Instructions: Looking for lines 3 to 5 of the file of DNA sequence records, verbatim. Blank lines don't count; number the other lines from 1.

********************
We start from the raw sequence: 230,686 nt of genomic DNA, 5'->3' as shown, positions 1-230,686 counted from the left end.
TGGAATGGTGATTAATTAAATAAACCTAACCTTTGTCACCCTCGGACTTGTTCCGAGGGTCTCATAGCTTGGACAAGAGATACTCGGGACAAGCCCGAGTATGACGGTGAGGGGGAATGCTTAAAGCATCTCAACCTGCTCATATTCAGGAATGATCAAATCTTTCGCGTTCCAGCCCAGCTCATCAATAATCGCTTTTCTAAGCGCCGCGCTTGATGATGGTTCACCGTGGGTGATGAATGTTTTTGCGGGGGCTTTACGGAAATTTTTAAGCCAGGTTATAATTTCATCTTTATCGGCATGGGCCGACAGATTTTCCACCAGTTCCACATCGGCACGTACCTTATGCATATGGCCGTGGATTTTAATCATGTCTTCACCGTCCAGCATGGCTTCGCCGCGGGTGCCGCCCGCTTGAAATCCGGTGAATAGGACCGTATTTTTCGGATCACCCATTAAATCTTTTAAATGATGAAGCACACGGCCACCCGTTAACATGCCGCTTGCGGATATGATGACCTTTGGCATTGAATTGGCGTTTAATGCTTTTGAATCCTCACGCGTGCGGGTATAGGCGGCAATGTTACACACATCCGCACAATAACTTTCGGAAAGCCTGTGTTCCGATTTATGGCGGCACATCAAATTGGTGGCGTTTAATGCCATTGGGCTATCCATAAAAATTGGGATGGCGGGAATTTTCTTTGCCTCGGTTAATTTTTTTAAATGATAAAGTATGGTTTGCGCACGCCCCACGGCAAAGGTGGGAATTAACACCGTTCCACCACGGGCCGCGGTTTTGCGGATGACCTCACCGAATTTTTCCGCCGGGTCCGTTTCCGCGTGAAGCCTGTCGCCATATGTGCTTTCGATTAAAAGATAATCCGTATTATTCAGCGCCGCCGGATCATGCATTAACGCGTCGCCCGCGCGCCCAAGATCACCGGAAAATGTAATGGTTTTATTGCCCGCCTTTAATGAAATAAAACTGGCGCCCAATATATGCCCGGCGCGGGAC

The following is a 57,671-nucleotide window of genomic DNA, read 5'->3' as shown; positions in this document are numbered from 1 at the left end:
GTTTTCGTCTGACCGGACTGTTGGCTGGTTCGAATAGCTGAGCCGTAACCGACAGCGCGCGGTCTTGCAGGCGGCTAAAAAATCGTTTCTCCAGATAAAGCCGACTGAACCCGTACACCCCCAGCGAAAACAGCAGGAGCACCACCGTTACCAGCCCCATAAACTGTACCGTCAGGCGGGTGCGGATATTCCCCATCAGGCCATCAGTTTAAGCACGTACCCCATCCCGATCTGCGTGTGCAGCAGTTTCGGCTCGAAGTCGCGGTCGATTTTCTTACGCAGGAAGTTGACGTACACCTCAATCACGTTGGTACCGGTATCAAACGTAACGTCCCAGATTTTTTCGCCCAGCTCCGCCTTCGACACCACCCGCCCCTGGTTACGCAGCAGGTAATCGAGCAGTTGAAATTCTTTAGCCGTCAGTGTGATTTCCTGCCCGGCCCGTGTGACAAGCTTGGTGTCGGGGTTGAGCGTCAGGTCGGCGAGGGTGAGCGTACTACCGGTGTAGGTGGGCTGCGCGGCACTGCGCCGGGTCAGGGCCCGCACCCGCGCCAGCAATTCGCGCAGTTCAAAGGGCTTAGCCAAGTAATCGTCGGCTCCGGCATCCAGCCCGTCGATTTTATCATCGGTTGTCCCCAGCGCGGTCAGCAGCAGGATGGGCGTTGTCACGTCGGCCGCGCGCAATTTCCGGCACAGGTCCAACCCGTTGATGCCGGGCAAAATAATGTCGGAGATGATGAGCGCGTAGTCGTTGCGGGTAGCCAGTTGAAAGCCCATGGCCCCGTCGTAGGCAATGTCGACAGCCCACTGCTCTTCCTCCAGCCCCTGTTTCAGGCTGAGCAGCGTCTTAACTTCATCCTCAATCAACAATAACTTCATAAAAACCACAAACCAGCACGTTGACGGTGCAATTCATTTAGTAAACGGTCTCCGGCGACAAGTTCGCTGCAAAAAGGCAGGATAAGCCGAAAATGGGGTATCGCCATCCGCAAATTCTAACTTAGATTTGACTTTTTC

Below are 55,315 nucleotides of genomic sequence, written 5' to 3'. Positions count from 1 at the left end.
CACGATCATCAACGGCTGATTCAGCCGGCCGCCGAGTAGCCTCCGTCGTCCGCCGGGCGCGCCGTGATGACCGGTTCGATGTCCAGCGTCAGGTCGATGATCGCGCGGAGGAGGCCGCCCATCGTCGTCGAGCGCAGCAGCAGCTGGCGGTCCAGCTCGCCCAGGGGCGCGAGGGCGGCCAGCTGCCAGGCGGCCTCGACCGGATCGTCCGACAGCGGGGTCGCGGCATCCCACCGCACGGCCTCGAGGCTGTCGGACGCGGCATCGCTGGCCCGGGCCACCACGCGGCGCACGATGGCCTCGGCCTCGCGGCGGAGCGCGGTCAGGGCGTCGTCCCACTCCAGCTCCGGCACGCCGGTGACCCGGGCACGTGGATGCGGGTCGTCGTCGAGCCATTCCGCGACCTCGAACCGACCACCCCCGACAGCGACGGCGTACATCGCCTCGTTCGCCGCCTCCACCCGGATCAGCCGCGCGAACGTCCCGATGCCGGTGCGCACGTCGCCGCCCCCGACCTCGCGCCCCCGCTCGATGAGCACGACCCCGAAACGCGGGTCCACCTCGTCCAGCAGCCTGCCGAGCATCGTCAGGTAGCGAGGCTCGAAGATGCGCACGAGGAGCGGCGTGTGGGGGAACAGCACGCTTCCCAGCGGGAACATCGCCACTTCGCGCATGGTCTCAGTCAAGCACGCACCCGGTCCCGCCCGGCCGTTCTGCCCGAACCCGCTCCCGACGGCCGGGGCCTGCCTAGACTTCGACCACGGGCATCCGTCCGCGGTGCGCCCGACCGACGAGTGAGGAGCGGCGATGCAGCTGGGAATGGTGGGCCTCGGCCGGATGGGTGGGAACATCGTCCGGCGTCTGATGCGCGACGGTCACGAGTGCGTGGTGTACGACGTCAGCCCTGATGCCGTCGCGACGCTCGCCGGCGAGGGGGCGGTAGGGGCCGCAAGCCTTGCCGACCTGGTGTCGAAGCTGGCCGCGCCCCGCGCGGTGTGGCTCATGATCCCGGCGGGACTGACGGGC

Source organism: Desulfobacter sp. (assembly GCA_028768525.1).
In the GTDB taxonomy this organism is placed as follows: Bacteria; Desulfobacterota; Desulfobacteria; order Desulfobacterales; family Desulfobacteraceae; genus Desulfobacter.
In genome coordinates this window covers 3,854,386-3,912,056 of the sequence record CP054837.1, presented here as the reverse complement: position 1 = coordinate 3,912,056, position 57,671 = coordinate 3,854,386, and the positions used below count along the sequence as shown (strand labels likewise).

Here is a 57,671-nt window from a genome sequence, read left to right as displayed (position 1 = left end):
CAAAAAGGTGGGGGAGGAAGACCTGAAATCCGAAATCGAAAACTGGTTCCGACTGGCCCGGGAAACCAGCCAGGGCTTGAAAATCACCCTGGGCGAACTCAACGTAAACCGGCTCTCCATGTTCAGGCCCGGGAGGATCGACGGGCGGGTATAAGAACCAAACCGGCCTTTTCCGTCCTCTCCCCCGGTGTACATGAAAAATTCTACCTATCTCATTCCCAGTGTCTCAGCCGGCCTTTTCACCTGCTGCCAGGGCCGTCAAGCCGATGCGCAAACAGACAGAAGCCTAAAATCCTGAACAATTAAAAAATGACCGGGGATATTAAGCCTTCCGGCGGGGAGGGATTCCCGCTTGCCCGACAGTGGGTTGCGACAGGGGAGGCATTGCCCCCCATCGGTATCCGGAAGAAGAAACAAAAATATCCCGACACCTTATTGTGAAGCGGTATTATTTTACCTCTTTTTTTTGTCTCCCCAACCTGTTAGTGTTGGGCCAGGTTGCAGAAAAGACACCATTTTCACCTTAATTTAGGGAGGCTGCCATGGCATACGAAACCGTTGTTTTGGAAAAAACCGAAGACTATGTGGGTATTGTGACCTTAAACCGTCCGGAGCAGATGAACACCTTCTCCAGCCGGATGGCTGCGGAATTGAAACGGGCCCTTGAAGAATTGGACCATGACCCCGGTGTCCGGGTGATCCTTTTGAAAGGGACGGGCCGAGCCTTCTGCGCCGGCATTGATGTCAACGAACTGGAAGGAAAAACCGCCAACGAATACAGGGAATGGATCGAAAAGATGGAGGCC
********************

The following is a 57,671-nucleotide window of genomic DNA, read 5'->3' as shown; positions in this document are numbered from 1 at the left end:
GTTTTCGTCTGACCGGACTGTTGGCTGGTTCGAATAGCTGAGCCGTAACCGACAGCGCGCGGTCTTGCAGGCGGCTAAAAAATCGTTTCTCCAGATAAAGCCGACTGAACCCGTACACCCCCAGCGAAAACAGCAGGAGCACCACCGTTACCAGCCCCATAAACTGTACCGTCAGGCGGGTGCGGATATTCCCCATCAGGCCATCAGTTTAAGCACGTACCCCATCCCGATCTGCGTGTGCAGCAGTTTCGGCTCGAAGTCGCGGTCGATTTTCTTACGCAGGAAGTTGACGTACACCTCAATCACGTTGGTACCGGTATCAAACGTAACGTCCCAGATTTTTTCGCCCAGCTCCGCCTTCGACACCACCCGCCCCTGGTTACGCAGCAGGTAATCGAGCAGTTGAAATTCTTTAGCCGTCAGTGTGATTTCCTGCCCGGCCCGTGTGACAAGCTTGGTGTCGGGGTTGAGCGTCAGGTCGGCGAGGGTGAGCGTACTACCGGTGTAGGTGGGCTGCGCGGCACTGCGCCGGGTCAGGGCCCGCACCCGCGCCAGCAATTCGCGCAGTTCAAAGGGCTTAGCCAAGTAATCGTCGGCTCCGGCATCCAGCCCGTCGATTTTATCATCGGTTGTCCCCAGCGCGGTCAGCAGCAGGATGGGCGTTGTCACGTCGGCCGCGCGCAATTTCCGGCACAGGTCCAACCCGTTGATGCCGGGCAAAATAATGTCGGAGATGATGAGCGCGTAGTCGTTGCGGGTAGCCAGTTGAAAGCCCATGGCCCCGTCGTAGGCAATGTCGACAGCCCACTGCTCTTCCTCCAGCCCCTGTTTCAGGCTGAGCAGCGTCTTAACTTCATCCTCAATCAACAATAACTTCATAAAAACCACAAACCAGCACGTTGACGGTGCAATTCATTTAGTAAACGGTCTCCGGCGACAAGTTCGCTGCAAAAAGGCAGGATAAGCCGAAAATGGGGTATCGCCATCCGCAAATTCTAACTTAGATTTGACTTTTTC

Below are 55,315 nucleotides of genomic sequence, written 5' to 3'. Positions count from 1 at the left end.